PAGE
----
Roughly half of WVU students are from the Mountain State and for many the chemical spill in Charleston truly hit home.
Students were back from break less than 48 hours when news of the disaster broke, sending many rushing for their cell phones.
"First thing I called my parents immediately," said senior John Pentol from Charleston. "I said 'hey are you ok?' and they said they were. My dad was at work and they're ok, but their going through some tough times right now."
Hundreds of thousands of people were left without water, several hospitalized and students 125 miles away are still feeling helpless and concerned.
"It's rough for me because it's hard for them, they can't even take showers right now, and they don't have a lot of water to drink," Pentol added. "I invited my family to come up here and stay with me for a few days. And it's just hard for them right now and I know a lot of people are going through tough times."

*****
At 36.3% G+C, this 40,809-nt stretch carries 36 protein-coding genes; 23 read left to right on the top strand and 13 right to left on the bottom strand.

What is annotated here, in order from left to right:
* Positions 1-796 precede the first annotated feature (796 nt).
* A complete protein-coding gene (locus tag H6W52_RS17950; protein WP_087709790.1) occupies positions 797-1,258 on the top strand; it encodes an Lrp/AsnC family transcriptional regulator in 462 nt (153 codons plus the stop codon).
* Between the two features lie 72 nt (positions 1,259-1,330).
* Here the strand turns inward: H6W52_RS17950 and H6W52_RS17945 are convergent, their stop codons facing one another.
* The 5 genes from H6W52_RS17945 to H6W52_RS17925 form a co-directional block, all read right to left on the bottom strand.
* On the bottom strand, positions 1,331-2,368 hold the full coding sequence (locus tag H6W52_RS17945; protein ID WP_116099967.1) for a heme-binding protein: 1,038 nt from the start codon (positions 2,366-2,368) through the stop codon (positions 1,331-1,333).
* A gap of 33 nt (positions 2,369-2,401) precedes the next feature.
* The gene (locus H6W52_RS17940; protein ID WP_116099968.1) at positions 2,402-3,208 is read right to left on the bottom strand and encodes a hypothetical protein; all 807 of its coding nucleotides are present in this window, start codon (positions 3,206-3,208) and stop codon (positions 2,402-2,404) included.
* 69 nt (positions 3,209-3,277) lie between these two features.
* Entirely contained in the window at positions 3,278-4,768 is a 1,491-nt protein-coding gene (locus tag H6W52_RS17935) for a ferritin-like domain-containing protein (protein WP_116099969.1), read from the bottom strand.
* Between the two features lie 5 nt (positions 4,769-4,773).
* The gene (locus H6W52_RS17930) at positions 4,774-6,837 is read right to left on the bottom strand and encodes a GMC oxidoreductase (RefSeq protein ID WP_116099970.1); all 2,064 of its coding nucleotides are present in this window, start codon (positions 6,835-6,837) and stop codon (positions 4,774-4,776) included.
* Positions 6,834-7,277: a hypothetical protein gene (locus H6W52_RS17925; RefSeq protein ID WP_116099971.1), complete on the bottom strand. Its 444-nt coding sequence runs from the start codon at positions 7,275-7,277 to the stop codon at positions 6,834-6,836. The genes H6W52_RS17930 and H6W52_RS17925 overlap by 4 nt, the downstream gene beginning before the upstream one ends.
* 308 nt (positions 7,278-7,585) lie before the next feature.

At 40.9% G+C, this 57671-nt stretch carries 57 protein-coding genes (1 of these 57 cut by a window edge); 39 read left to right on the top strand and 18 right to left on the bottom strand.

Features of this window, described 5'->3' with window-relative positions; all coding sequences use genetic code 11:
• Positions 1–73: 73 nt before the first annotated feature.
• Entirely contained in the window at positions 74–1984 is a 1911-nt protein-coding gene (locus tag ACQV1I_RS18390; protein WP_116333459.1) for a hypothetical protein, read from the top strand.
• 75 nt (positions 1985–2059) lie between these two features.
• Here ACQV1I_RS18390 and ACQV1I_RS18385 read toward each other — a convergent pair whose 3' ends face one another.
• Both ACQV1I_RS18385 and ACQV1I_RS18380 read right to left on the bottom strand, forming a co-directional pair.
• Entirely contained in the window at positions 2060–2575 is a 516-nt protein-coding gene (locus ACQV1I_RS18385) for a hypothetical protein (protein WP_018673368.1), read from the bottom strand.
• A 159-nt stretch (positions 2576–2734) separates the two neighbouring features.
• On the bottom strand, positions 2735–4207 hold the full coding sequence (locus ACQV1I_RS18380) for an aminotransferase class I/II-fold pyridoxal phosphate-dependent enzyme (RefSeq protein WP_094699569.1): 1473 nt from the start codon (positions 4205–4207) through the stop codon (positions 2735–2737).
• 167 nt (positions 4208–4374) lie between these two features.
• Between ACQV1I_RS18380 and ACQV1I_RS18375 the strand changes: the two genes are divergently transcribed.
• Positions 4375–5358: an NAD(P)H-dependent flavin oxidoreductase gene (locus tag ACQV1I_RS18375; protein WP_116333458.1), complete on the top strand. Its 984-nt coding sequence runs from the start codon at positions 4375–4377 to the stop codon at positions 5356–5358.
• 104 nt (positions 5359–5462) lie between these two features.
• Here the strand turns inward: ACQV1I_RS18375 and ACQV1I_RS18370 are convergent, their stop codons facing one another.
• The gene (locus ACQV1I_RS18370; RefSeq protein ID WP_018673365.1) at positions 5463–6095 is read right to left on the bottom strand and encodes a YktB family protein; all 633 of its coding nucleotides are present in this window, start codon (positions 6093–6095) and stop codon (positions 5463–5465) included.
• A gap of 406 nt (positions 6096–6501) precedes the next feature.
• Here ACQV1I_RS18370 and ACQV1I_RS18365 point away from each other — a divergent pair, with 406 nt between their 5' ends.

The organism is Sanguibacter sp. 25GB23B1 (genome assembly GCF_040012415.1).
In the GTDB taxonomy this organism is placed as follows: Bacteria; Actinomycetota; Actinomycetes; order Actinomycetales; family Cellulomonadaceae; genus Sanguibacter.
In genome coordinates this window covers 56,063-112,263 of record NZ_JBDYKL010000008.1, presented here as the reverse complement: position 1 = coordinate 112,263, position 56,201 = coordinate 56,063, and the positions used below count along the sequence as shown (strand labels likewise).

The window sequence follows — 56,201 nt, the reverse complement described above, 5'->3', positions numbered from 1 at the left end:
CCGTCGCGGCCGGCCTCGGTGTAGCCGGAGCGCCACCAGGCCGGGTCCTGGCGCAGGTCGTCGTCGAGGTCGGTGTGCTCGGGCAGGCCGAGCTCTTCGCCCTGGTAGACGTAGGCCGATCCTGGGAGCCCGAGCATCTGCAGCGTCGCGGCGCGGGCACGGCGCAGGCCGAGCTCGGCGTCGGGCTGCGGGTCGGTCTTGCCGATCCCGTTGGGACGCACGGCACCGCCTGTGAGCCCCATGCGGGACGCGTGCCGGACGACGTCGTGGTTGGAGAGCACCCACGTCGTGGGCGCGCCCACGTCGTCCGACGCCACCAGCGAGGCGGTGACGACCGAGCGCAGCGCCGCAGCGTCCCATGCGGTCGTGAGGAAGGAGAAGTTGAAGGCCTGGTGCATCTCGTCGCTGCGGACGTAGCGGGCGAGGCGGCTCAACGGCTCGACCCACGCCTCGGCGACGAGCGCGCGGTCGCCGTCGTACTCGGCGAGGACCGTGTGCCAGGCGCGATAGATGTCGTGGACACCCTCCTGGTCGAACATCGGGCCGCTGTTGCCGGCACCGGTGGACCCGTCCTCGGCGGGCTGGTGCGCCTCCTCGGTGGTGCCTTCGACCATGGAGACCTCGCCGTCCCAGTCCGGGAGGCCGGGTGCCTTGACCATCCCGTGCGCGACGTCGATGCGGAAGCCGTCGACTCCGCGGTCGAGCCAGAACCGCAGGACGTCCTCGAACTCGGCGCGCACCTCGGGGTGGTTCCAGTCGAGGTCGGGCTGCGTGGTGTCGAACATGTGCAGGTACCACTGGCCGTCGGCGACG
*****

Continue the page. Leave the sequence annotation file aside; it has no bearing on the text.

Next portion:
"My three bothers and sisters are all really little, none of them have been sick so far so it seems like everyone is fine on that front which is nice, said Timothy Saar, a senior from Charleston. "My family is with family in North Carolina, they just immediately got out. That how bad the panic was."
Monday students reacted with a supply drive, collecting more than 41 cases of water, 76 rolls of paper towels and hundreds of baby wipes. The Student Governments said it was amazed by the response.
"With less than 4-hours of planning the entire campus came out and really helped support the cause," said president Ryan Campione. "We had two collection points one here in the Mountainlair and one in the rec center. Both sites were overwhelmed with donations by the end of the day."
Students know sending supplies helps, but really only wants one thing.
"I want the problem to be solved," said Pentol. "I want my family to be safe and all families to be safe. I know nobody did this on purpose, but it's a terrible thing going on right now."